No Other Road to Freedom. By Leland Stowe. Alfred A. Knopf. $3.00. Prance on Berlin Time. By Thomas Kernan. J. B. Lippincott Company. $2.75. Pattern of Conquest. By Joseph C. Harsch. Doubleday, Doran and Company. $2.50. Men of Europe. By Andre” Simone. Modern Age Books. $2.50. My New Order. By Adolf Hitler. Edited by Raoul DeRoussy de Sales. Reynal and Hitchcock. $1.89. The Myth of the Total State. By Guenter Reimann. William Morrow and Company. $2.75.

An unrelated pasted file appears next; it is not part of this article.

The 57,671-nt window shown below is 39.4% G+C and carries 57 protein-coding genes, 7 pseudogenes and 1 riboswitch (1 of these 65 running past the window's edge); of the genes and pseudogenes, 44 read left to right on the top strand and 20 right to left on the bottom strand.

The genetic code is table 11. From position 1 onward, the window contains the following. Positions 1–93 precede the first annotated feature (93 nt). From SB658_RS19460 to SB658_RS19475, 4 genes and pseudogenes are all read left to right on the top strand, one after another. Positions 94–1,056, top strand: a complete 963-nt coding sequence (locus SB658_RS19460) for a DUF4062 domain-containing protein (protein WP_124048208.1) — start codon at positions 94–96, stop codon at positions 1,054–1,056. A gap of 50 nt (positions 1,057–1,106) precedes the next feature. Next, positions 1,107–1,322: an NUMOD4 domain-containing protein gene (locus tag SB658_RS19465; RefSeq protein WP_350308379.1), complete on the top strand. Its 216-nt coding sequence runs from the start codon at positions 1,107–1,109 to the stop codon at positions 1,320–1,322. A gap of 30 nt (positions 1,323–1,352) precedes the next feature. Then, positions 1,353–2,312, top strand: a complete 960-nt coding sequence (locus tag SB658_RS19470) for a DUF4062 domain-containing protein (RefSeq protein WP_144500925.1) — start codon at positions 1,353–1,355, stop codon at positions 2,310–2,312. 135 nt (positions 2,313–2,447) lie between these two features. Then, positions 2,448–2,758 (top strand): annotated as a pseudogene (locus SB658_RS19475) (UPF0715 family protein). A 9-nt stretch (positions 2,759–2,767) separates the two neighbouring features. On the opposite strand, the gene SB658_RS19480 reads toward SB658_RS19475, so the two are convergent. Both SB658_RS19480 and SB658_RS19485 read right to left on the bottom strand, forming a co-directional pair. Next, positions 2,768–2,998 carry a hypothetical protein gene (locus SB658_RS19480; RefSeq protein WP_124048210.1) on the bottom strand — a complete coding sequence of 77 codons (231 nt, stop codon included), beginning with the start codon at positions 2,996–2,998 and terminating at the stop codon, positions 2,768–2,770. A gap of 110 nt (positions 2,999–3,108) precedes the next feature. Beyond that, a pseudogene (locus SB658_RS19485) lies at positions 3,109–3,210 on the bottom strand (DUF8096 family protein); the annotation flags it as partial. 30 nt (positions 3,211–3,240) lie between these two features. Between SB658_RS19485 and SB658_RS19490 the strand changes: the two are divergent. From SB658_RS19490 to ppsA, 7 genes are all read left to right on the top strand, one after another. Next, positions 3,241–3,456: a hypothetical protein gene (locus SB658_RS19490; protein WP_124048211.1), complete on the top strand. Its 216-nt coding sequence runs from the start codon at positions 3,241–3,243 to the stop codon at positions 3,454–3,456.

During the two years of the current war, American public opinion has often been confused and disoriented. Our own society weathered the Great Depression with what, viewed on any sane comparative basis, were after all only minor changes in its economic and social order. It has not been easy, therefore, for Americans to understand the origins, the implications, or the perils of the revolutionary system which has brought within its grasp so much of Europe, and which offers a fundamental challenge to other ways of life and other ideals throughout the world. Many persons, in discussing the present conflict, keep harking back to comparisons with 1914-1918, whereas it is practically impossible to appreciate contemporary issues unless one understands how much more far-reaching are the implications, and how much more portentous will be the consequences of the mighty contest in which the nations of the world are now engaged. To Americans who still think in traditional terms, the sheaf of books reviewed here will be an extremely useful means of education. It is worthwhile to read again Hitler’s speeches, collected in “My New Order,” if only to verify for oneself one’s impression of utter faithlessness, fanatic zeal, and brilliant tactical genius as the outstanding qualities of the Fiihrer; in “Pattern of Conquest,” by Joseph C. Harsch, “No Other Road to Freedom,” by Iceland Stowe, and “France on Berlin Time,” by Thomas Ker-nan, we have interesting accounts by trained observers of what Nazi methods mean; Andre Simone provides, in “Men of Europe,” a rather talky-talky background; and Guenter Reimann’s “The Myth of the Total State,” in language not free from Teutonic involvement, but none the less in a fashion more profound than any other of these books, pro* vides a philosophical background.